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Application of the Indian Child Welfare Act


The Indian Child Welfare Act (ICWA) is a federal law that sets minimum standards for the removal of Native American children from their homes. The ICWA is designed to preserve and strengthen Native American families and culture.

Application of the ICWA

The ICWA applies to a child custody proceeding involving an “Indian child.” The ICWA defines an Indian child as an unmarried person under the age of 18 who is a member of a federally recognized Native American tribe or is eligible for membership in such a tribe. A child may be eligible for membership in a tribe if one of the child’s parents is a member of the tribe. The ICWA does not apply to custody disputes in divorce actions.

The ICWA applies to proceedings that involve:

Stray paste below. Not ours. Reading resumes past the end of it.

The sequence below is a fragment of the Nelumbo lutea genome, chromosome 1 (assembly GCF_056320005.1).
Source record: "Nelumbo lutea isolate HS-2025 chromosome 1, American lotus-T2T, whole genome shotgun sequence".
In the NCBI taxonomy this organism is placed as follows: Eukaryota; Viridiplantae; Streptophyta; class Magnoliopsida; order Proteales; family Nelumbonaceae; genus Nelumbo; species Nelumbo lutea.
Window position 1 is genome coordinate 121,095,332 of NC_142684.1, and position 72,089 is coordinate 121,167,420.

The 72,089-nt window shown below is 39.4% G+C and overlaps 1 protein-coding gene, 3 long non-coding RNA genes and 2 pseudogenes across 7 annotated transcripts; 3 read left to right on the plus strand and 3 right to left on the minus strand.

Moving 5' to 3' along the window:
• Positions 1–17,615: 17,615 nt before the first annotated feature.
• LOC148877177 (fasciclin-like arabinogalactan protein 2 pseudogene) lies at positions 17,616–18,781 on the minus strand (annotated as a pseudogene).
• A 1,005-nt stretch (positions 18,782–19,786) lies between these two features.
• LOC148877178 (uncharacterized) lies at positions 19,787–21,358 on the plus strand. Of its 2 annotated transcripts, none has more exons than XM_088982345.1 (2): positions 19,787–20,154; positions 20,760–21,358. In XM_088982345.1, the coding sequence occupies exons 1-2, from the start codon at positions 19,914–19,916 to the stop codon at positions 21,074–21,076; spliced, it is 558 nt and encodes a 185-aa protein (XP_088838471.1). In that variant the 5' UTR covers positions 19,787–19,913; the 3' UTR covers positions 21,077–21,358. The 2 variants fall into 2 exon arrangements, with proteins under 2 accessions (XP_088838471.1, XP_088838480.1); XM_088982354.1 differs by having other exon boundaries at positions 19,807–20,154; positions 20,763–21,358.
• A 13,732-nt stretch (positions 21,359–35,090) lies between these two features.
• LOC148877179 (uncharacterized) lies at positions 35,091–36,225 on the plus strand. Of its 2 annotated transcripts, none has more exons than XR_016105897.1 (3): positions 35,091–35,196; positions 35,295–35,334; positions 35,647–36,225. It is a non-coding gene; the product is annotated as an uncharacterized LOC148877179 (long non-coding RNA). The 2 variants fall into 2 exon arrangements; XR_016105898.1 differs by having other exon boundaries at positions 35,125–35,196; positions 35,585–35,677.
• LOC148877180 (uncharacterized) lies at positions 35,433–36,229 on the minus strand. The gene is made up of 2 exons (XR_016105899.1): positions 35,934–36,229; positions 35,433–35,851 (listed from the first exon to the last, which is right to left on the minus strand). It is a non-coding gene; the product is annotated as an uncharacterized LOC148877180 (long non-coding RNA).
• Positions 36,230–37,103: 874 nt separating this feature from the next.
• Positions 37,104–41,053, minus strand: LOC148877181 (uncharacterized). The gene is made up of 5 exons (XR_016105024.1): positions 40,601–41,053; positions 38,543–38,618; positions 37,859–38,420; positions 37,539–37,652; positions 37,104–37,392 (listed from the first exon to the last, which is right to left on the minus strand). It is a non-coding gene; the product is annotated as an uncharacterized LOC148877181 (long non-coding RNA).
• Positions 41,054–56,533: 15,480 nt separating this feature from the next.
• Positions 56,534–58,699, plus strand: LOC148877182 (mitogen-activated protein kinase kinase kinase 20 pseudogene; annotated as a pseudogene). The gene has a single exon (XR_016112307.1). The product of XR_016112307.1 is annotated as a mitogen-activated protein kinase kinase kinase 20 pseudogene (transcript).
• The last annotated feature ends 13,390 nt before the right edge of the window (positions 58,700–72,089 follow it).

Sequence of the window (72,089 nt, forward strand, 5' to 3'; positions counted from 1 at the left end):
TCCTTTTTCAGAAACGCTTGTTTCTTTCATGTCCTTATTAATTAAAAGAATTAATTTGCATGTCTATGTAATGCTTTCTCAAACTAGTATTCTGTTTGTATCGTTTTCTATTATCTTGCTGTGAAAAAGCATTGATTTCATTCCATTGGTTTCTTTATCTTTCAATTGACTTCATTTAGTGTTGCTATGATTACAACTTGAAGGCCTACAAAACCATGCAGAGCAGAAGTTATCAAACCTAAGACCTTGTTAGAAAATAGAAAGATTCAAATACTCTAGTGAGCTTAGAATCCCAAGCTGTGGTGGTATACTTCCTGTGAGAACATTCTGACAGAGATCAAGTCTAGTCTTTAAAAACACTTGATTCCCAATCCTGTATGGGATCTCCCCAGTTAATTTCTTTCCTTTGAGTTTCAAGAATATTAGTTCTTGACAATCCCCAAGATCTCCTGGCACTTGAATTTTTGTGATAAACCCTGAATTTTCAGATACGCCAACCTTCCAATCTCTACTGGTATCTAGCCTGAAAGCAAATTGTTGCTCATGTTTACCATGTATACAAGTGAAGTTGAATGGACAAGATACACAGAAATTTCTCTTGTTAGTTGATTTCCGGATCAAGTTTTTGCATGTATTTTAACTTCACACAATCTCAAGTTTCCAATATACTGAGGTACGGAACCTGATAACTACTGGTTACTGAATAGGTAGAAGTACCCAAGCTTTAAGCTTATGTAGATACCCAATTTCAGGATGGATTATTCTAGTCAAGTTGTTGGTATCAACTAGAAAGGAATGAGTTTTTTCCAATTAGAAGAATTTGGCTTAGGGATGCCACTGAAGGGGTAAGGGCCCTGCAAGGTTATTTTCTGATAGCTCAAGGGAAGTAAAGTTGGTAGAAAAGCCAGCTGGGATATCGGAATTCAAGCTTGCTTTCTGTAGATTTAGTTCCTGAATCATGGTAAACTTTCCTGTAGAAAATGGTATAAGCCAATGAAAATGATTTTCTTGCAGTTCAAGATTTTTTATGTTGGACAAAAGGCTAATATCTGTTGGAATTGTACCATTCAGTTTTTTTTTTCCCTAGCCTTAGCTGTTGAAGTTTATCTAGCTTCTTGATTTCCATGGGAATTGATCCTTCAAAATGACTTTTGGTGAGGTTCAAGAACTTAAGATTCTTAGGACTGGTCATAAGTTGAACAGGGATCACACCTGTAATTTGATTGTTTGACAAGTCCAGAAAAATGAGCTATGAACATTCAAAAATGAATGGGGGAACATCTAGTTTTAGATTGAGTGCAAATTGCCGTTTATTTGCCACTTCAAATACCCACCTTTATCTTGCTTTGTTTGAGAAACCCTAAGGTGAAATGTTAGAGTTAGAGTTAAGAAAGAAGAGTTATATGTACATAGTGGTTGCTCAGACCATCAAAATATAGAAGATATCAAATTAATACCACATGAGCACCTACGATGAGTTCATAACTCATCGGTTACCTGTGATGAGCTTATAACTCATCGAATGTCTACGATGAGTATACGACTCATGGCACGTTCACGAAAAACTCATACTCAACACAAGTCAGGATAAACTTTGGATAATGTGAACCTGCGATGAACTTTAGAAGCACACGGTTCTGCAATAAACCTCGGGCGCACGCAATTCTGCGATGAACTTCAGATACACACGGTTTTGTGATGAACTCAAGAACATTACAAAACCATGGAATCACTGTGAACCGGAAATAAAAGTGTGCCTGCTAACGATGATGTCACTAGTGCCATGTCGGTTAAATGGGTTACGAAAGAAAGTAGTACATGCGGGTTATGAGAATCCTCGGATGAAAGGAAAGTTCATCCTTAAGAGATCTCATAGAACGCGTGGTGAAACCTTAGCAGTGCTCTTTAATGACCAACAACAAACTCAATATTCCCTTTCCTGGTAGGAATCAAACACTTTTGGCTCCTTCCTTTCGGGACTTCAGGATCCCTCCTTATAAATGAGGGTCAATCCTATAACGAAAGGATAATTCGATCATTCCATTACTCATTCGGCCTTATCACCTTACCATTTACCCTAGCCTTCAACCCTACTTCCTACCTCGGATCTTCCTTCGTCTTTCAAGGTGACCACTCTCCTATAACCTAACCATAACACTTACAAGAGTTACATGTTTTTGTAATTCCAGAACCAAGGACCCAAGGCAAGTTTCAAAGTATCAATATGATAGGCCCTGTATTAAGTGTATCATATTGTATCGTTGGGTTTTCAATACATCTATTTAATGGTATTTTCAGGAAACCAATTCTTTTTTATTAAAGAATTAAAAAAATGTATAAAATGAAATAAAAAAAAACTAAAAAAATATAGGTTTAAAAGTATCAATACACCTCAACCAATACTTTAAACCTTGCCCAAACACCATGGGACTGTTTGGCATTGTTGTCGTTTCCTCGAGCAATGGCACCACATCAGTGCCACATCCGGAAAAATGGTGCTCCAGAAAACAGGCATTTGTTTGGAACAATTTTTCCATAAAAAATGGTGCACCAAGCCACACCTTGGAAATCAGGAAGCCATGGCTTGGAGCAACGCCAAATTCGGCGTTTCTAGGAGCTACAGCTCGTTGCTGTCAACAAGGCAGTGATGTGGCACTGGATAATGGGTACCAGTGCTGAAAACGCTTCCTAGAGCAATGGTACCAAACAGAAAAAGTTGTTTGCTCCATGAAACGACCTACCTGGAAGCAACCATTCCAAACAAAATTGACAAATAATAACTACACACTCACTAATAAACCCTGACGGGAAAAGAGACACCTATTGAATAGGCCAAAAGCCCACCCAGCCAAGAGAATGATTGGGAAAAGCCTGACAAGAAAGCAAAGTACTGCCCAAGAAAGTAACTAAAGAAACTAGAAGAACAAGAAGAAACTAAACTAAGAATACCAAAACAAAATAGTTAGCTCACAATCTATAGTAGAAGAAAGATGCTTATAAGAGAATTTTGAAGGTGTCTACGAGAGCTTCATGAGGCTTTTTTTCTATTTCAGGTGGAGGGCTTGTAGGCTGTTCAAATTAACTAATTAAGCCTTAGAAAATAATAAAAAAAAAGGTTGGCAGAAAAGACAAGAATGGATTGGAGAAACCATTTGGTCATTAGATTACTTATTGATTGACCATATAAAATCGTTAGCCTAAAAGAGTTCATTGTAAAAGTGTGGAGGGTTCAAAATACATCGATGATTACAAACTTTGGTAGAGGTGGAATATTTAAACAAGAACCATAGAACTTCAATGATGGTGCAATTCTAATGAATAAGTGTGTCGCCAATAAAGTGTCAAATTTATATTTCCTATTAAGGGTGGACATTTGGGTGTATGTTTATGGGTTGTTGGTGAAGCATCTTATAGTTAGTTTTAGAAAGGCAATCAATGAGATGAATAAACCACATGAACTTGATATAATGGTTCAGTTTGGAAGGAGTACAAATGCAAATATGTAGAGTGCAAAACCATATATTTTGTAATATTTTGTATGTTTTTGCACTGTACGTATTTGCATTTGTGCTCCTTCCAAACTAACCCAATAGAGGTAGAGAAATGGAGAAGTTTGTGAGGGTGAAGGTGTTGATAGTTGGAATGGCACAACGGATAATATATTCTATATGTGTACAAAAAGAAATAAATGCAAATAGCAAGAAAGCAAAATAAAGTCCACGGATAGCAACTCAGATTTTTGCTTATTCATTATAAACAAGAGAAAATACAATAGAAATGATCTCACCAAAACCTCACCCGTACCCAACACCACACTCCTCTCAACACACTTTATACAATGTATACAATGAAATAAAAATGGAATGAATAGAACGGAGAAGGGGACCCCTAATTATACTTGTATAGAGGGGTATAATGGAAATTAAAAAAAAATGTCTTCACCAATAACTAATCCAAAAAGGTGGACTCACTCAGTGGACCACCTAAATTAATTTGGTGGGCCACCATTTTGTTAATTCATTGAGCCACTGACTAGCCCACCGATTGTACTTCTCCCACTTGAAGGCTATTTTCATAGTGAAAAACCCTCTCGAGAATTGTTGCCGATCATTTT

* Foster care placement;

* Voluntary or involuntary termination of parental rights;

* Adoption; or

* Pre-adoption placement.


The ICWA states that tribal courts have exclusive jurisdiction over children who live on federal reservations. Therefore, a state court cannot preside over a proceeding that involves a Native American child who lives on a reservation.

In a case involving a Native American child who does not live on a reservation, the child’s parent or a tribe may request a transfer of the case to the tribal court. The court must transfer the case to the tribal court unless there is good cause to refuse the request for transfer. Good cause may exist if:

* The request for transfer was not timely;

* The child is over the age of 12 and objects to the transfer;

* A trial in the tribal court would cause undue hardship to the parties or the witnesses; or

* The child is over the age of five and the child’s parents have not maintained contact with the tribe.

Copyright 2012 LexisNexis, a division of Reed Elsevier Inc.